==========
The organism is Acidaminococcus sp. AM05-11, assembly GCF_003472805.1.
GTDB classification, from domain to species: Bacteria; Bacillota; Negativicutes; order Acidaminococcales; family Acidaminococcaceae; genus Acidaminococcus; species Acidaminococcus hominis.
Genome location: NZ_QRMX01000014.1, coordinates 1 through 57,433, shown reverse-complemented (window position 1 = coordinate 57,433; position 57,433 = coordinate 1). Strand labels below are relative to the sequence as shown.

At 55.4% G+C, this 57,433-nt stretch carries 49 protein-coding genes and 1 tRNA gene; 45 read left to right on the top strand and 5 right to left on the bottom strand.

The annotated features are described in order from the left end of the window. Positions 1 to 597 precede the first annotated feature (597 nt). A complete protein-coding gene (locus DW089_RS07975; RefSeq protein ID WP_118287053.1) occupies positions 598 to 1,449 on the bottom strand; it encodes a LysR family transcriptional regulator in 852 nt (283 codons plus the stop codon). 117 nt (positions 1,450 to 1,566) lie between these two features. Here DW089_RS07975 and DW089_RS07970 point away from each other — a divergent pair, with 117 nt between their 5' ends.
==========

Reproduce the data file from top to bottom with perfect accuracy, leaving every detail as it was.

The organism is Acidaminococcus sp. AM05-11, assembly GCF_003472805.1.
GTDB classification, from domain to species: Bacteria; Bacillota; Negativicutes; order Acidaminococcales; family Acidaminococcaceae; genus Acidaminococcus; species Acidaminococcus hominis.
Genome location: NZ_QRMX01000014.1, coordinates 1 through 57,433, shown reverse-complemented (window position 1 = coordinate 57,433; position 57,433 = coordinate 1). Strand labels below are relative to the sequence as shown.

At 55.4% G+C, this 57,433-nt stretch carries 49 protein-coding genes and 1 tRNA gene; 45 read left to right on the top strand and 5 right to left on the bottom strand.

The annotated features are described in order from the left end of the window. Positions 1 to 597 precede the first annotated feature (597 nt). A complete protein-coding gene (locus DW089_RS07975; RefSeq protein ID WP_118287053.1) occupies positions 598 to 1,449 on the bottom strand; it encodes a LysR family transcriptional regulator in 852 nt (283 codons plus the stop codon). 117 nt (positions 1,450 to 1,566) lie between these two features. Here DW089_RS07975 and DW089_RS07970 point away from each other — a divergent pair, with 117 nt between their 5' ends.